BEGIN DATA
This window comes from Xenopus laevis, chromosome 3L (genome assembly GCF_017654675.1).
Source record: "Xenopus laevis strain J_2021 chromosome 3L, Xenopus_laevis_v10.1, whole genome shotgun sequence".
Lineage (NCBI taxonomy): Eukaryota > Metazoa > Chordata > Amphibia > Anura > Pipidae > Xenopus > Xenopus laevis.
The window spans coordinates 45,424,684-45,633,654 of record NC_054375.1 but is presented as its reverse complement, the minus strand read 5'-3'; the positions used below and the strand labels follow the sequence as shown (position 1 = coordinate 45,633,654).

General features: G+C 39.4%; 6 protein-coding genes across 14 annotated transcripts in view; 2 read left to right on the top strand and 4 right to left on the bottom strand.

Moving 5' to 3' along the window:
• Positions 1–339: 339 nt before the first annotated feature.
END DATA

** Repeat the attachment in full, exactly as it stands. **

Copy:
This window comes from Xenopus laevis, chromosome 3L (genome assembly GCF_017654675.1).
Source record: "Xenopus laevis strain J_2021 chromosome 3L, Xenopus_laevis_v10.1, whole genome shotgun sequence".
Lineage (NCBI taxonomy): Eukaryota > Metazoa > Chordata > Amphibia > Anura > Pipidae > Xenopus > Xenopus laevis.
The window spans coordinates 45,424,684-45,633,654 of record NC_054375.1 but is presented as its reverse complement, the minus strand read 5'-3'; the positions used below and the strand labels follow the sequence as shown (position 1 = coordinate 45,633,654).

General features: G+C 39.4%; 6 protein-coding genes across 14 annotated transcripts in view; 2 read left to right on the top strand and 4 right to left on the bottom strand.

Moving 5' to 3' along the window:
• Positions 1–339: 339 nt before the first annotated feature.